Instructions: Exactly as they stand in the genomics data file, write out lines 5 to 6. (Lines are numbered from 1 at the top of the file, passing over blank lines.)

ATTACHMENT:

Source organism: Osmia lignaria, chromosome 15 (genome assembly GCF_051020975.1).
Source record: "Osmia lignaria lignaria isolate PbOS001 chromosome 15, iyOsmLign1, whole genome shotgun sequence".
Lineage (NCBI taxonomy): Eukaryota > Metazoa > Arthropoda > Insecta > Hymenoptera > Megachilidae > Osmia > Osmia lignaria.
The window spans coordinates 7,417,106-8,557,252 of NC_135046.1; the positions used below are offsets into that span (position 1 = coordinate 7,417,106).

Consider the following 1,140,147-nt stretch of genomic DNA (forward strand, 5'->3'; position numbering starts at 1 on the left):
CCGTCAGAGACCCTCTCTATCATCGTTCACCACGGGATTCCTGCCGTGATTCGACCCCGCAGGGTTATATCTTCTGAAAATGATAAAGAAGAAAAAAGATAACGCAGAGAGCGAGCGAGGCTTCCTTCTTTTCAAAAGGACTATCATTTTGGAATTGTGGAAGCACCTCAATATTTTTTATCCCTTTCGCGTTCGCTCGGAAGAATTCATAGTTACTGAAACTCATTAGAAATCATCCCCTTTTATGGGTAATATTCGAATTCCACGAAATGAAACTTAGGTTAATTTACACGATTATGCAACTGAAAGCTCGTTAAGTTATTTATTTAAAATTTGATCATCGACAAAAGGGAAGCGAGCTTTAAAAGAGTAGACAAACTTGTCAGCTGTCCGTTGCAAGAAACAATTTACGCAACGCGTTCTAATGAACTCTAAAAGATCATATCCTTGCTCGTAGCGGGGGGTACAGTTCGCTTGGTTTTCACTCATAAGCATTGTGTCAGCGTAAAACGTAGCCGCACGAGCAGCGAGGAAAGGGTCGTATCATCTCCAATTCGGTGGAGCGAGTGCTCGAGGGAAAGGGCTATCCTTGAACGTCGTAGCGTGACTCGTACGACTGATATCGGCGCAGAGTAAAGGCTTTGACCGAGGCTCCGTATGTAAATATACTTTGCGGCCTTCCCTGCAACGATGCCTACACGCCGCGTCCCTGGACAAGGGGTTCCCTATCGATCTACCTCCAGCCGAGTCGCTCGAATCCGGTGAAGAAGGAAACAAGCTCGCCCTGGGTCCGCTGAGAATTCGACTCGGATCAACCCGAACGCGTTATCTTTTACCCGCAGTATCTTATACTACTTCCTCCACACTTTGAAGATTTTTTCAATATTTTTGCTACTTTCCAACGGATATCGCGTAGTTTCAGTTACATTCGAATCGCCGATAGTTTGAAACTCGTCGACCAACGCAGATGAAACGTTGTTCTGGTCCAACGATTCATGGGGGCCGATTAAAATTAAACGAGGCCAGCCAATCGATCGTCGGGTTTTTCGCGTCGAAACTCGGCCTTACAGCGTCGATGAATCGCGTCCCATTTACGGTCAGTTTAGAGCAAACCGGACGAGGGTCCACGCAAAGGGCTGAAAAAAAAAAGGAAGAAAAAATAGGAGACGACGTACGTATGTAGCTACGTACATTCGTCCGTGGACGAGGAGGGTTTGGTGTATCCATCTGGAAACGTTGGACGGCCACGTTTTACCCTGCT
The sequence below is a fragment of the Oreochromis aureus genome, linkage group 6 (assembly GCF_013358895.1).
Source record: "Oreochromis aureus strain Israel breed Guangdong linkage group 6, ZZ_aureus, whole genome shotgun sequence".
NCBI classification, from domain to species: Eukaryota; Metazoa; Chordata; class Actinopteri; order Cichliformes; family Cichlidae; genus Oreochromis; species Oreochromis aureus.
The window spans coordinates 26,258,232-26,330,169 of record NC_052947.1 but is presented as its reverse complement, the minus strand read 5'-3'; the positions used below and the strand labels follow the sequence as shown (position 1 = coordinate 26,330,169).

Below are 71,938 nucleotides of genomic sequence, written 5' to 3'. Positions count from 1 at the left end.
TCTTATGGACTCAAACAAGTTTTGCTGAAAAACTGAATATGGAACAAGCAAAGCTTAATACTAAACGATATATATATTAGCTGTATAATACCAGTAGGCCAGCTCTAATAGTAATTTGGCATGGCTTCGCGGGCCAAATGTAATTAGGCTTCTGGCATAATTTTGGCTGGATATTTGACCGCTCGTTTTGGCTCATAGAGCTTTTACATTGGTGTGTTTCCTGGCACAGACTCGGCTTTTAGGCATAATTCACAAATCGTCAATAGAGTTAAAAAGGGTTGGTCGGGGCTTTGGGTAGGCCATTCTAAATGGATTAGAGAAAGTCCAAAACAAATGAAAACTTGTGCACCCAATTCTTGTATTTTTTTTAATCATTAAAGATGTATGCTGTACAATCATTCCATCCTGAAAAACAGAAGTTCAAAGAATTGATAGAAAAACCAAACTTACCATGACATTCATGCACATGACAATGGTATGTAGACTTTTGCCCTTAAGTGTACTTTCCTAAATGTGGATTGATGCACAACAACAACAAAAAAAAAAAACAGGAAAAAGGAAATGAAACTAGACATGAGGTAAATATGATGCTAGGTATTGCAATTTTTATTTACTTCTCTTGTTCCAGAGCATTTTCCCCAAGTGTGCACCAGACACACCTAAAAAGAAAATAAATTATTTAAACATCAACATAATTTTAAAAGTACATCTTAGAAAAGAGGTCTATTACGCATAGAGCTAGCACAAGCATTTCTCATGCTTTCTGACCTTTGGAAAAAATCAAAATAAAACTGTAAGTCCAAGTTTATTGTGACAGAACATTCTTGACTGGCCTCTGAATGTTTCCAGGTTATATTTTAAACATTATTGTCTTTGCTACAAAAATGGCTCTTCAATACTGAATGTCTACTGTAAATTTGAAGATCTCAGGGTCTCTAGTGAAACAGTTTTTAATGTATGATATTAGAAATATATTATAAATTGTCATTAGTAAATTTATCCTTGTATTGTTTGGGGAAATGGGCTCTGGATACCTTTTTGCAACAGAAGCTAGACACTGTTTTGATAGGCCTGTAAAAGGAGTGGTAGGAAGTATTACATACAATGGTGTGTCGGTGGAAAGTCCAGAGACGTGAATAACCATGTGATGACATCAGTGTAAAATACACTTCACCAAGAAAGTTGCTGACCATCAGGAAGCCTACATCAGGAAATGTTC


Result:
Consider the following 1,140,147-nt stretch of genomic DNA (forward strand, 5'->3'; position numbering starts at 1 on the left):
CCGTCAGAGACCCTCTCTATCATCGTTCACCACGGGATTCCTGCCGTGATTCGACCCCGCAGGGTTATATCTTCTGAAAATGATAAAGAAGAAAAAAGATAACGCAGAGAGCGAGCGAGGCTTCCTTCTTTTCAAAAGGACTATCATTTTGGAATTGTGGAAGCACCTCAATATTTTTTATCCCTTTCGCGTTCGCTCGGAAGAATTCATAGTTACTGAAACTCATTAGAAATCATCCCCTTTTATGGGTAATATTCGAATTCCACGAAATGAAACTTAGGTTAATTTACACGATTATGCAACTGAAAGCTCGTTAAGTTATTTATTTAAAATTTGATCATCGACAAAAGGGAAGCGAGCTTTAAAAGAGTAGACAAACTTGTCAGCTGTCCGTTGCAAGAAACAATTTACGCAACGCGTTCTAATGAACTCTAAAAGATCATATCCTTGCTCGTAGCGGGGGGTACAGTTCGCTTGGTTTTCACTCATAAGCATTGTGTCAGCGTAAAACGTAGCCGCACGAGCAGCGAGGAAAGGGTCGTATCATCTCCAATTCGGTGGAGCGAGTGCTCGAGGGAAAGGGCTATCCTTGAACGTCGTAGCGTGACTCGTACGACTGATATCGGCGCAGAGTAAAGGCTTTGACCGAGGCTCCGTATGTAAATATACTTTGCGGCCTTCCCTGCAACGATGCCTACACGCCGCGTCCCTGGACAAGGGGTTCCCTATCGATCTACCTCCAGCCGAGTCGCTCGAATCCGGTGAAGAAGGAAACAAGCTCGCCCTGGGTCCGCTGAGAATTCGACTCGGATCAACCCGAACGCGTTATCTTTTACCCGCAGTATCTTATACTACTTCCTCCACACTTTGAAGATTTTTTCAATATTTTTGCTACTTTCCAACGGATATCGCGTAGTTTCAGTTACATTCGAATCGCCGATAGTTTGAAACTCGTCGACCAACGCAGATGAAACGTTGTTCTGGTCCAACGATTCATGGGGGCCGATTAAAATTAAACGAGGCCAGCCAATCGATCGTCGGGTTTTTCGCGTCGAAACTCGGCCTTACAGCGTCGATGAATCGCGTCCCATTTACGGTCAGTTTAGAGCAAACCGGACGAGGGTCCACGCAAAGGGCTGAAAAAAAAAAGGAAGAAAAAATAGGAGACGACGTACGTATGTAGCTACGTACATTCGTCCGTGGACGAGGAGGGTTTGGTGTATCCATCTGGAAACGTTGGACGGCCACGTTTTACCCTGCT